Posted on | September 3, 2013 | 1 Comment
By Jim Boyce
‘Flying winemaker’ Brian Wilson of Wine Solutions first landed in China in the year 2000, one of many stops on a twenty-year route that has included the United States, France, Bulgaria and, of course, his homeland of Australia. He remains on the search for new adventures. I asked him about his first experiences in China, the biggest changes and challenges in this market, and his favorite local wines.
You flew into the wine sector here more than a dozen years ago. What was your first project?
My first project in China was in 2000 in Zaoyang (see photos above and below) which is a three-hour drive north of Wuhan in Hubei province. I was asked to go and evaluate a derelict winery that was built by the French in the early 1970s and assess what was needed in order to process the native grapes that were grown in the local forest.
The people there said the grapes had been growing for a thousand years and they had never been used to make wine. The first year we made small batches from over a dozen different native grapes and worked out that three of them were well-suited to making wine. The following year we sent pickers out to get only these three varieties and made bigger commercial quantities which received high acclaim.
You have since done others projects in China. Could you tell us about another one?
Another of the early projects was planting a vineyard at Yau Kang Zhen. This was a real lesson in how thorough and detailed the Chinese can be when good communication happens.
We were taken out to see a field that was designated for the vineyard and we made decisions on row orientation and vine spacings. The area was about 350 mu (almost 60 acres). All looked great except for concerns of a clay layer two feet below the surface.
Upon returning about a month later, we saw that each row had been dug out and the trenches were four feet deep. These were subsequently filled with a layer of sand, then seaweed and other organic nutrients, before the topsoil was returned to each trench.
The vineyard was then planted to 15 different varieties — 10 of these were for wines and five were for table grape production. We imported the container of seedlings from Australia.
A lot of my learning of the Chinese wine culture came from exporting Australian wine and setting up a distribution and sales team. Our base was Suzhou and our sales team had to be trained from scratch. In 2002, our initial approach was naive and we made slow progress. It was thought that our quality would stand out when compared to the local coloured alcohol product that was being passed off as wine, and then once shown the difference our product would sell itself.
It wasn’t to be this way. We had to find out what our new customer wanted and work out a way to keep our quality yet make the wines more user friendly. Our wines are now full flavoured with great vibrant colours without the aggressive tannins and obvious acids.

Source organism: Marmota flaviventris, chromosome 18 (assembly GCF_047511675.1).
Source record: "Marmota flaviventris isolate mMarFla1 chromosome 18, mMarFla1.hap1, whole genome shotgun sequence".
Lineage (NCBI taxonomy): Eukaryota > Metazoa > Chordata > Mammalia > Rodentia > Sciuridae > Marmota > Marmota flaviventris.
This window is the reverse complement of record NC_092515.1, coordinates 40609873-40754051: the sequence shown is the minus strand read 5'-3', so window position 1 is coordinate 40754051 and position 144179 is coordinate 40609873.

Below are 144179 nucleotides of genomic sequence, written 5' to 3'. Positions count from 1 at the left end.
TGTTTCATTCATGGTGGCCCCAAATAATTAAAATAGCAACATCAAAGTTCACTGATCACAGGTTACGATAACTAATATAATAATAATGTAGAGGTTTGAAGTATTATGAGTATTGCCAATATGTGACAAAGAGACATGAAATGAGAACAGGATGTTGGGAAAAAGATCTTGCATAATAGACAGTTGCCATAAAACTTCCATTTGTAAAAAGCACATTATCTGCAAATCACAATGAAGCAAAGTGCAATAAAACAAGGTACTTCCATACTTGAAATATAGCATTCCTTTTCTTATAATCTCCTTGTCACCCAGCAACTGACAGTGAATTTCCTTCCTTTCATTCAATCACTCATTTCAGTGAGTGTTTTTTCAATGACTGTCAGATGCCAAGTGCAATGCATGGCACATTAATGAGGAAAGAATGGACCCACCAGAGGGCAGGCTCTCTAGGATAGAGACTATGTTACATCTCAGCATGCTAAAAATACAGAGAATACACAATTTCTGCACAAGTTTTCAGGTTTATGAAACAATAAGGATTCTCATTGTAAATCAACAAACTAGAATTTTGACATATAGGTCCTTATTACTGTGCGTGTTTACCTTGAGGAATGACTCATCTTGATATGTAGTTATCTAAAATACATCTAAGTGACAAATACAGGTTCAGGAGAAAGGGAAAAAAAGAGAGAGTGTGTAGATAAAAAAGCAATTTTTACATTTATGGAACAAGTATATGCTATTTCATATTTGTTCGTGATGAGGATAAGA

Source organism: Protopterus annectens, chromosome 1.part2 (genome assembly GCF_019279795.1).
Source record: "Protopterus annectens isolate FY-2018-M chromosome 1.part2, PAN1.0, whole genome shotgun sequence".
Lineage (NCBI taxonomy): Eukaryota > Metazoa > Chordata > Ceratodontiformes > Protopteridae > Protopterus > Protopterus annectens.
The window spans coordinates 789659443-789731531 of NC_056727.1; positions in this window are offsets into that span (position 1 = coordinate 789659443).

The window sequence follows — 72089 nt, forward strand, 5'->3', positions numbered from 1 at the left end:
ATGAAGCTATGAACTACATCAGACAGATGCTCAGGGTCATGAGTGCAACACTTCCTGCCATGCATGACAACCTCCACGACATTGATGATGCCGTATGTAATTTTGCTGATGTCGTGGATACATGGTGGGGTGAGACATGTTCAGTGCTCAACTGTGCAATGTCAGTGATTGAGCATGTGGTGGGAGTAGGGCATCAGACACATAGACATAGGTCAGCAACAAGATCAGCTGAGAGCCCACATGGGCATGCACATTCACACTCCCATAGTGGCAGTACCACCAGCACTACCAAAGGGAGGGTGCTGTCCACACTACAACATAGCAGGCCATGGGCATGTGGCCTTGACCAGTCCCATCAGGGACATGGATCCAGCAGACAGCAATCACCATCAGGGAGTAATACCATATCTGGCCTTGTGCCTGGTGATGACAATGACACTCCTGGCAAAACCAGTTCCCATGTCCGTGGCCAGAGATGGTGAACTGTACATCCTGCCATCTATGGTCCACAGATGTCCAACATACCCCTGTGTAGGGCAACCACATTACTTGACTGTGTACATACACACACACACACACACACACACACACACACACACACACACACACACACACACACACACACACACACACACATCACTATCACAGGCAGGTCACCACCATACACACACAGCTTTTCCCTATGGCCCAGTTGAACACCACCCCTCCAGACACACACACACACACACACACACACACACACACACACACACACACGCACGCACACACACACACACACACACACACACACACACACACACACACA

What has been the biggest change in Chinese viticulture and wine-making since you first visited China? What is the one change that would have the biggest positive impact?
The biggest change in the viticulture is the awareness that ripeness is important. In the earlier days it was common to receive grapes between 8 to 10 Baume and as such the flavour ripeness was not there. A grape was just looked upon as an ingredient that started the winemaking process. It took all the winemaking tricks in the book to give the wine body and character. Now, however, there is more awareness on the management of flavour in the vineyard and all grapes are not treated the same.
In winemaking, the biggest change would be an acceptance of the fact that we do things for a reason and all compromises have an impact on quality. An example would be that in the earlier days the wineries would not understand the need for hygiene and tanks and equipment might be rinsed with a litre of water before use. Today I find the better wineries have a more modern approach to cleanliness as they have seen the impact on the eventual quality.
The next thing to be changed comes with experience. As the local winemakers get more years under the belt they will naturally develop the ability to ‘step back’ and look at the overall picture. They will see how small decisions and compromises in the beginning have an impact on the final product. Once they develop a deeper understanding of the overall process, they will see how it all interlinks
If you had to pick three Chinese wines to recommend, what would they be?
One of the better Chinese white wines I have had is the 2010 Grace Vineyard Tasya’s Reserve Chardonnay. It showed good varietal peachy character and a great length of palate. I think Grace Vineyard is currently the leader in producing consistent quality and my recommendation to a newcomer of Chinese wines will be to start with any of their wines. The 2010 Grace Vineyard Deep Blue is typical of the soft-bodied, full-flavoured good fruit wine that I believe will excel in the Chinese market.
I am also excited by the wines made by Emma Gao at Silver Heights. I think she sees the inherent potential in the fruit and brings out the best in her wines. I have tried ‘The Summit’ and enjoyed it very much and am happy to recommend it.